There’s something to be said for sticking with tradition. For all the talk of innovation in video games, sometimes it’s the tried and true formulas that have been around for ages that offer the most entertaining experiences. At least that is what Game Republic (Genji series) and Sony Computer Entertainment Studios Japan hope you’ll feel with their latest title, a decidedly old school RPG called Brave Story: New Traveller for the PSP.
While the DS is certainly not lacking for immersive gaming experiences, pickings have always been somewhat more scarce for the PSP. It for this reason that most times when I prepare for a trip, it is Nintendo’s touchable handheld that finds its place among my belongings rather than Sony’s sleek portable.
That said, after spending several hours with the English localized version of Brave Story over the last few days, the PSP has earned a place in my jacket pocket as I prepare to make the trek to Santa Monica next week for E3. In fact, this is the first PSP game in ages that I recall emptying my battery multiple times in succession. Attention span is not something I’m generally known for, but Brave Story, an adaptation of the recently released anime film, has me hooked.
Unfamiliar with the anime source material? Not a problem, as Brave Story: New Traveller stands on its own as an impressive technical achievement of the PSP, offering whimsical dialogue and charm partnered with one of the most immersive battle systems yet seen for the handheld.
Essentially a PS2 quality turn-based RPG, similar to what you might expect from the Suikoden or Wild ARMs franchises, Brave Story puts you in the adventuring boots of a young boy in our world, who through a series of events finds himself in another, questing for mysterious gems that will somehow help awaken his friend in the real world, who has succumbed to a mysterious illness.
And while collecting gems serves as the boy’s primary driver, he also can take time out to collect some of the local birds, which are used in the world’s popular cock-fighting sport. A boy certainly needs his hobbies.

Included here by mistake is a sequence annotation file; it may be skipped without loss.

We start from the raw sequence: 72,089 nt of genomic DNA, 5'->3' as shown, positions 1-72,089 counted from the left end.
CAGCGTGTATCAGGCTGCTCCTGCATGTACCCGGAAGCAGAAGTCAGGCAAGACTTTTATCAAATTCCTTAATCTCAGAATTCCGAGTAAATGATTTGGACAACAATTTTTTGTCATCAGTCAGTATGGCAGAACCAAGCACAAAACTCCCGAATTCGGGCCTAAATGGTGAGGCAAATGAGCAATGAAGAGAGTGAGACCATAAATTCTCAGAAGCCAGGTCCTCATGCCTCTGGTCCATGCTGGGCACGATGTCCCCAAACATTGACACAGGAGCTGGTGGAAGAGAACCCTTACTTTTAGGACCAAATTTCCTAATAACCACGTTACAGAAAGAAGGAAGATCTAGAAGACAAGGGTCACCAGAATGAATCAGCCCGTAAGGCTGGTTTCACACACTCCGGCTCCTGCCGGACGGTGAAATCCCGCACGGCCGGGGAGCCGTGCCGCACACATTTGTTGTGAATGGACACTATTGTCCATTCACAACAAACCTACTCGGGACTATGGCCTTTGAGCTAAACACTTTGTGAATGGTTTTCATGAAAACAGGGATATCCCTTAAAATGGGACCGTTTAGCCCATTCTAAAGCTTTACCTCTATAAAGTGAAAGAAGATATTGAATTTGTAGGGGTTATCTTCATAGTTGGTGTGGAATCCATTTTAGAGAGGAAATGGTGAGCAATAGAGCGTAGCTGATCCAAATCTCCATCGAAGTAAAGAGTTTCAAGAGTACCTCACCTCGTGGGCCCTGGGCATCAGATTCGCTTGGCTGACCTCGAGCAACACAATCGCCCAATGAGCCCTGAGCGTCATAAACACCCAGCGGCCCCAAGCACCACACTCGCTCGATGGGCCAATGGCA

While much of the dungeon and overworld adventuring has thus far been rather nondescript during my time with the game, with bland textures and colors doing little to make one area stand out from the next, it is Brave Story‘s combat system that really sells the title. With an impressive assortment of combination attacks and special maneuvers, as well as the tendency for characters to punctuate their attacks with another follow up strike, combat is seldom if ever dull.
Fights are also generally fast paced, and even the more taxing boss fights I’ve encountered so far have been challenging without being arduous. Also interesting is that characters will many times level up mid-fight, giving them a much needed boost to their stats just in time to deliver the killing blow. Piss off an opponent, however, and you could be in for a rude awakening, as enemies can go into ‘crazed’ mode, essentially making them bigger and hit harder… not always a bad thing since some monsters only drop certain items when crazed.
And while combat is played out as expected through random encounters, these battles seem to crop up at an acceptable interval, keeping frustration at a minimum. There’s nothing worse in a RPG than feeling like you are having to cut a path through monster ever few steps, and so far Brave Story has not invoked that annoyance yet.
Currently scheduled to ship at the end of July in North America, Brave Story: New Traveller should be one that all RPG fans who own a PSP should keep on their map. It far outshines the game’s import PS2 equivalent, Brave Story: Wataru no Bouken. Look for our review when we get back from E3.